Type-2 diabetes imparts an increased risk of eye disorders such as glaucoma, cataracts and retinopathies, however a team of researchers led by Dingbo "Daniel" Lin, PhD, research assistant professor of human nutrition, Kansas State University in Manhattan, KS, have been studying how Chinese wolfberries (the bright orange-red, oblong-shaped fruit also referred to as Goji berries) can play a role in lowering oxidative stress, one of the factors that occurs in diabetic retinopathy, a common complication of diabetes and the leading cause of blindness in American adults diagnosed with type-2 diabetes.
The nature of the research was nutrigenomic, the study of how food nutrients can affect gene expression and disease. “Wolfberry bioactive components dually function as super powerful antioxidants and signaling molecules which in turn alter gene expression, including genes involving cell growth and death processes,” said Dr. Lin.
He went on to note that wolfberries have high levels of zeaxanthin, lutein, polysaccharides and polyphenolics, which have been shown to improve vision, including the prevention of age-related macular degeneration and diabetic retinopathy. Wolfberries have long been associated with helping to rebalance homeostasis, boost the immune system, nourish the liver and kidneys and improve vision.
Dr. Lin’s research bridges his experience in biochemistry, eye research, and his recent work in nutrition as it relates to vision. This current study began in July of 2008 and was inspired by a conversation Dr. Lin had with his father, a traditional medical doctor in China, regarding the eye and phytochemicals.
"In our culture's history, we have traditional medicine literature that describes things like the wolfberry and its functions," Dr. Lin said. "I would not say that wolfberries are a medicine, but they can be used as a dietary supplement to traditional treatments to improve vision. Wolfberries have high antioxidant activity and are very beneficial to protect against oxidative stress caused by environmental stimuli and genetic mutations. Oxidative stress is known as cell impairment of the production of reactive oxygen. Cellular oxidative stress is involved in many human diseases, such as diabetes, vision impairment and blindness."
Specifically, the researchers involved in the NIH-funded study examined the wolfberries’ effects on the retina pigment epithelial cell layer in type-2 diabetic mice. "It's the only cell layer in the far back of the retina, and it provides a fundamental support to the whole retina, just like the base of a building," explained Dr. Lin. "All of the nutrients pass through that cell layer.
“Wolfberry is such a unique, food type of fruits containing relatively high polysaccharides, polyphenolics and carotenoids,” he continued. “The unique character indicates that wolfberry may have impact on hyperglycemia through multiple molecular signaling pathways.”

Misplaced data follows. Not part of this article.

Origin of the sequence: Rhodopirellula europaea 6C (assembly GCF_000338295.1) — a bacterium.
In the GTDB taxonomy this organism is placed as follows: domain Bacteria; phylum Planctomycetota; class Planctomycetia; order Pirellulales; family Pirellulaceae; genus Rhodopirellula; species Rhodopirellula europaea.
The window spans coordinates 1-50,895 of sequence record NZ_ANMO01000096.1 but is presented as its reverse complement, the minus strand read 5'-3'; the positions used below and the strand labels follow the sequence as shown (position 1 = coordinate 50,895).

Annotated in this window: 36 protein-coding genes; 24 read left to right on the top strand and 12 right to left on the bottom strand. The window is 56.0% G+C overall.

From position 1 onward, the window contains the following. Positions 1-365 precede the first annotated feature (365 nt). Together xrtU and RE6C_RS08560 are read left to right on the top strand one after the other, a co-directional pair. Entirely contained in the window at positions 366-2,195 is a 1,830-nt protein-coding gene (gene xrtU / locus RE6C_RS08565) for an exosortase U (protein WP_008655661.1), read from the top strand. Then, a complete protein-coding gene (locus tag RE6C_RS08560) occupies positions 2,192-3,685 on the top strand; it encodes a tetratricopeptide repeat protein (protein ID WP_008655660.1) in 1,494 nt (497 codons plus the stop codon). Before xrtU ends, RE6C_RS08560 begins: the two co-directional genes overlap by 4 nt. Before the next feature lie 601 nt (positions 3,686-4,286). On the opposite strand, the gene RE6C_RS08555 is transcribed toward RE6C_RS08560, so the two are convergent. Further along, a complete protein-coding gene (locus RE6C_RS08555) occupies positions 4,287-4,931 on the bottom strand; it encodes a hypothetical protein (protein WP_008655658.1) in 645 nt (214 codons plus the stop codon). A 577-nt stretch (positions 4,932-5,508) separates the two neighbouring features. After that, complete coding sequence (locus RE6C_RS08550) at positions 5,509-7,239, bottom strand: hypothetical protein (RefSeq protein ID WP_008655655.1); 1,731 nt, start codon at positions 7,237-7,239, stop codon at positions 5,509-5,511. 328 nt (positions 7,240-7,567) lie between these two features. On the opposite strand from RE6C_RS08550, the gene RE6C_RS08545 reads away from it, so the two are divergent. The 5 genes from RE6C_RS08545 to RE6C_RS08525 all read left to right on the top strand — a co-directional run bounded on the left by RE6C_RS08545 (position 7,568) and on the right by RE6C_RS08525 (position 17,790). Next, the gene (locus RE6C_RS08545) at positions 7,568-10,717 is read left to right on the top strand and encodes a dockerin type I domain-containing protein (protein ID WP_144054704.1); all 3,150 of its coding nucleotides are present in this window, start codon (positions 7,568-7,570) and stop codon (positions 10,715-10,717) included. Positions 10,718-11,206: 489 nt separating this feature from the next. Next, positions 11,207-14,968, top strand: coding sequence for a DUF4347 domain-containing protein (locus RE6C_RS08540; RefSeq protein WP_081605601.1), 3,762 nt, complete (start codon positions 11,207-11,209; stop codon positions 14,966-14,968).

The researchers also examined the endoplasmic reticulum, which is where the folding process of proteins occurs in a cell. When the accumulation of unfolded protein aggregates occurs persistently, the endoplasmic reticulum is under stress. Prolonged stress will eventually cause cell deaths, Dr. Lin said.
The research team’s in vitro and in vivo studies demonstrated that the wolfberry's phytochemicals protected the retinal pigment epithelial cells from hyperglycemia, or high glucose. The findings further showed that the fruit had local effects on oxidative stress, reactivates the enzyme AMPK and reduces endoplasmic reticulum stress.
"AMPK is a key enzyme in the balance of cell energy homeostasis," Dr. Lin said. "The outcome of the current research will lead to the development of dietary regimens in prevention of an eye disease."
Though the team’s research was presented at the 2009 Experimental Biology conference and 2009 American Society of Cell Biology Conference, they are continuing to study wolfberries and their health benefits, trying to identify anti-hyperglycemia fractions, using in vitro and in vivo models.
Dr. Lin acknowledged the potential use of wolfberries as a dietary supplement, but given the ongoing interest in “super fruits,” he said he was concerned about wolfberry’s inclusion in the super fruit vernacular and its related impact on consumer buying habits. “Personally I do not like the term ‘super fruits’ because we still know very little about the nature,” he said. “We have to let consumers know about this. What is the side effect? We have to work hard on this kind of question as well. For example, beta-carotene had been considered as a powerful antioxidant, but now we know it may cause cancer. Therefore I would suggest that food source should be diverse and balanced.”